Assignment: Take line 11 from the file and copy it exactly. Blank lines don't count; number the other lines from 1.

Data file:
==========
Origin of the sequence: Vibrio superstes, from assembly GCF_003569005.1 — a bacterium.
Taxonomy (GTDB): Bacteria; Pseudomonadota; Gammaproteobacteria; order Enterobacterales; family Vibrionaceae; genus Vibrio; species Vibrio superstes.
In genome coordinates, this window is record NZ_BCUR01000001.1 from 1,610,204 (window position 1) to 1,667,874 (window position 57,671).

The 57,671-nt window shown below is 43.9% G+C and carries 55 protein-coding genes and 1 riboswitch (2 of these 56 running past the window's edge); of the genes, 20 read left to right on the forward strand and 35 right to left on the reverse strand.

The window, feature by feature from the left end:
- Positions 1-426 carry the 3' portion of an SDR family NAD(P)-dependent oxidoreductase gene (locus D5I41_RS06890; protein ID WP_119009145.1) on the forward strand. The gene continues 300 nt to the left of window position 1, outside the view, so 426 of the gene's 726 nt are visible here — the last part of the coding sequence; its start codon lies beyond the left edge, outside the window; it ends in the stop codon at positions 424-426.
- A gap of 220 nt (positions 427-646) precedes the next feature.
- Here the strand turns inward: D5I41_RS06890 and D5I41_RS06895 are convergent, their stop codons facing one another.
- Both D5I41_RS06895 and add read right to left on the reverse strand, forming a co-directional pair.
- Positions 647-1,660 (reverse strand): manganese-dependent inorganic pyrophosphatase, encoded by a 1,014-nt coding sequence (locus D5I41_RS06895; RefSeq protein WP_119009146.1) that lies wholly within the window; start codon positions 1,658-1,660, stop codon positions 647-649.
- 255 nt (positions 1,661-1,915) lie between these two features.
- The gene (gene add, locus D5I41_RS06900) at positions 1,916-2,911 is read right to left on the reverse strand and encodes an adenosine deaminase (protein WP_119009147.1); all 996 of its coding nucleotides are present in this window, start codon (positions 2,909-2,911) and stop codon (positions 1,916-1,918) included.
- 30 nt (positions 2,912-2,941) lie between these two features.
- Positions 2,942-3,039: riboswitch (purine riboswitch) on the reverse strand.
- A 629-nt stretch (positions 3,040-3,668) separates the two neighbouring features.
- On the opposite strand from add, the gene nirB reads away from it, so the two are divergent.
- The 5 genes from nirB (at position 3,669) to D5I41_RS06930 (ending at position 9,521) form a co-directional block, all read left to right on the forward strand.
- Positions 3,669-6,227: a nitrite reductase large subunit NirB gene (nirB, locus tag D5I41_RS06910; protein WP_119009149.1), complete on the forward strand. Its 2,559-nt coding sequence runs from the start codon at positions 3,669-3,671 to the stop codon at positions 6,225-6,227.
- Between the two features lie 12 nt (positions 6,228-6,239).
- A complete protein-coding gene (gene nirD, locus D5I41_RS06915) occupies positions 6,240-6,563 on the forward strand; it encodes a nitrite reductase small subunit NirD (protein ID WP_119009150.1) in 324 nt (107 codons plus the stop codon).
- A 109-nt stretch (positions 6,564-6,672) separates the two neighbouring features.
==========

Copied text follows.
- 255 nt (positions 1,661-1,915) lie between these two features.